Asset class valuations – Long-Term
On a relative basis, analysis remains supportive of Growth Assets.
Equity markets continued their positive momentum in Q2 2021. The majority of indices are trading above their long-term price to book and price to earnings ratios (P/B and P/E). Historical earning yields are lower and this reflects the impact of the pandemic on corporate earnings over the period, however strong improvements in forward earnings have resulted in falling forward P/Es. This is consistent with Q2 corporate earnings reports, which have continued to beat sell-side estimates.
Relative valuations have been driven by improving earnings vs. Bond yields which have fallen over the last three months as markets revise down their inflation expectations. The outlook across real assets is broadly positive despite mobility restrictions. Over the recent quarter, we have seen a rise in Mergers & Acquisitions activity as patient capital (pension funds) have looked to secure quality assets at attractive long-term valuations. Cash rates globally are close to zero percent and central bank commentary indicates that this is unlikely to change in the short-term. Taper discussions are likely to impact valuations and result in market volatility.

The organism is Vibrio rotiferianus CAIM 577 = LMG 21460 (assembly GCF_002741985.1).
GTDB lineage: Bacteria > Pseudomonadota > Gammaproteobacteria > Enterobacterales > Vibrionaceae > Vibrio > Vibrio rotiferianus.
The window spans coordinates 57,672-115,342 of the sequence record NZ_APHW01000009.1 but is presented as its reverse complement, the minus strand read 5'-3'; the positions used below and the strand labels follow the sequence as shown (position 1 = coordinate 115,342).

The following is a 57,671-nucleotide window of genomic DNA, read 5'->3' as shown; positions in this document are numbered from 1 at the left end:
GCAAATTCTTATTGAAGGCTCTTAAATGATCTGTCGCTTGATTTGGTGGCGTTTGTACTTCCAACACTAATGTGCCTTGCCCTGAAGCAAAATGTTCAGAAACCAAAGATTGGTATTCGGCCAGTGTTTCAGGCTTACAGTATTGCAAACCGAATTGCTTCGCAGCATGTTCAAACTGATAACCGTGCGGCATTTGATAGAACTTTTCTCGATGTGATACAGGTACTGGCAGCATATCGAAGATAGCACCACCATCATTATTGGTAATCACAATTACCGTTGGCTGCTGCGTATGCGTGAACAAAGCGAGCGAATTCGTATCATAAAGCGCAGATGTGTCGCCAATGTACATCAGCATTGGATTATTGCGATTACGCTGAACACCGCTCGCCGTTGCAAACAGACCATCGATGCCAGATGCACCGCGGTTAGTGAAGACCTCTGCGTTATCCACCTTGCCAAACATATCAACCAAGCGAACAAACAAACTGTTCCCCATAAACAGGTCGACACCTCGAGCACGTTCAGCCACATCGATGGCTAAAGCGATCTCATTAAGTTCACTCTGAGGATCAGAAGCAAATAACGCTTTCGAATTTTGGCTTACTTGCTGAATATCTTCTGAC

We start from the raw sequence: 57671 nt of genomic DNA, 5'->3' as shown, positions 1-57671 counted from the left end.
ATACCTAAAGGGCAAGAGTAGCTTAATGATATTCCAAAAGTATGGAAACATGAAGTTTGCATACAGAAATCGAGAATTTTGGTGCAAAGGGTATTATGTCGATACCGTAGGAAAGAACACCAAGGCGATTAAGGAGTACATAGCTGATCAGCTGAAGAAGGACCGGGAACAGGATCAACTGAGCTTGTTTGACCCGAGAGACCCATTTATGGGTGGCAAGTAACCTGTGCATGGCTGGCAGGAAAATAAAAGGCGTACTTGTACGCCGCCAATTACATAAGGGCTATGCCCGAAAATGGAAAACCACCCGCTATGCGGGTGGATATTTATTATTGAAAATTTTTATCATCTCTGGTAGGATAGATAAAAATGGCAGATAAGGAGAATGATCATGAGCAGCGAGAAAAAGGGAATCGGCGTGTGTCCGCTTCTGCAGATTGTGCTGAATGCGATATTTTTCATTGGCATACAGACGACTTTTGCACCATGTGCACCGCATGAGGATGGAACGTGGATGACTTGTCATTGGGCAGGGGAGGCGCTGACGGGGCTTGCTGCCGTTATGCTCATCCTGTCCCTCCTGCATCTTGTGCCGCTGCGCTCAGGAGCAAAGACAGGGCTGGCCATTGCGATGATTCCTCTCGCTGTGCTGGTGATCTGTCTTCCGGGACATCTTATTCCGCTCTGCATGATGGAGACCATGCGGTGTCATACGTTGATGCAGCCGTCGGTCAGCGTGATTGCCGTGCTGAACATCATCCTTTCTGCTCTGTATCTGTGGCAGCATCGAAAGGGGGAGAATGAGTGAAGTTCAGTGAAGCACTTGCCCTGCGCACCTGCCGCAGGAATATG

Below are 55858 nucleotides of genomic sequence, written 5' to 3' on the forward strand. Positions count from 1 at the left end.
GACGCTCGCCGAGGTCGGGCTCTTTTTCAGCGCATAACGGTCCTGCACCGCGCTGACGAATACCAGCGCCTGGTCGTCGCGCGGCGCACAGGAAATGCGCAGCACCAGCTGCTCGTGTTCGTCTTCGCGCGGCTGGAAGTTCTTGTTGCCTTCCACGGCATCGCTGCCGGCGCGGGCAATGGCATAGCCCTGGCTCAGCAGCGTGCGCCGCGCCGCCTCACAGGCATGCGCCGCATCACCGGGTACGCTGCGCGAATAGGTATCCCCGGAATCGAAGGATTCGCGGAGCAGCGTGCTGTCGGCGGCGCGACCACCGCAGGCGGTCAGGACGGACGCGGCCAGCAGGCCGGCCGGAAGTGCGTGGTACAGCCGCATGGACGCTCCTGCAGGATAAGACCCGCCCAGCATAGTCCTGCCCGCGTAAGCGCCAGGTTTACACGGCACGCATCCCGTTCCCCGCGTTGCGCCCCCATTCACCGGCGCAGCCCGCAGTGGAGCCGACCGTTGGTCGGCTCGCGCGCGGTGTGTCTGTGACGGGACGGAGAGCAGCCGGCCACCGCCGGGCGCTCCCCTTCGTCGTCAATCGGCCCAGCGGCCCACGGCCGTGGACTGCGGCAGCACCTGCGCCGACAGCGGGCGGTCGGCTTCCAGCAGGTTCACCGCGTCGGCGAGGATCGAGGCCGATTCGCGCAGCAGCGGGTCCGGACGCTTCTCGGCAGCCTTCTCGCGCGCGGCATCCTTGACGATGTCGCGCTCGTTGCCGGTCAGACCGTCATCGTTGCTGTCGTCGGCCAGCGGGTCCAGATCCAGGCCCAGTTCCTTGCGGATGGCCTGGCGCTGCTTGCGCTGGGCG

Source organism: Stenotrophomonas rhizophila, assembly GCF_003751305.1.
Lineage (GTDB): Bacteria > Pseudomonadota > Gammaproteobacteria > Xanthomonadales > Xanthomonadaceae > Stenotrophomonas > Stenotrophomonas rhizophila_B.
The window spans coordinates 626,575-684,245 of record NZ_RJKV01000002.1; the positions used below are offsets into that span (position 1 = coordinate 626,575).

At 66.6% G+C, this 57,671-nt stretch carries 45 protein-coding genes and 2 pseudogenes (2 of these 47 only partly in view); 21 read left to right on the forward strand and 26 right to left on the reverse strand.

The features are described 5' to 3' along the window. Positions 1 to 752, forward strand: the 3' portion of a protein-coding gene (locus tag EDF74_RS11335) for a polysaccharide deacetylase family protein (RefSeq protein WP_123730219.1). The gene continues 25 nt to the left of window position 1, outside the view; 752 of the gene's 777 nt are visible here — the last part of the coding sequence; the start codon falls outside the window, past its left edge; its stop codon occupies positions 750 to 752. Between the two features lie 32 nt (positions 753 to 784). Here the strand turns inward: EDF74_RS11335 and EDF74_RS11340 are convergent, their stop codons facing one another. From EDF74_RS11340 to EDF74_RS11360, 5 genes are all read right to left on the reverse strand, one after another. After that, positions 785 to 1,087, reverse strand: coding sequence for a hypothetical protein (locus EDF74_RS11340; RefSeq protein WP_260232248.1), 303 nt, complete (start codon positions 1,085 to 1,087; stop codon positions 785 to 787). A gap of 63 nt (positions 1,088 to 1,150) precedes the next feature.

Over the medium-term, we see catalysts for volatility in the form of tapering discussions and evolving spread of the delta variant. Over the longer-term we believe the global recovery is well supported, and it will be a matter of time before vaccination rates globally bring the virus under control.
Findex Portfolio Positioning
Findex Investment Committee’s decision for this quarterly update is to maintain the current asset allocation stance. Relative to Strategic Asset Allocation (SAA), portfolios have an overweight to Growth Assets, with an overweight to International Equities, Hedge Funds, AREITs and Domestic Floating Rate, while being underweight in Property, Domestic and International Fixed Income.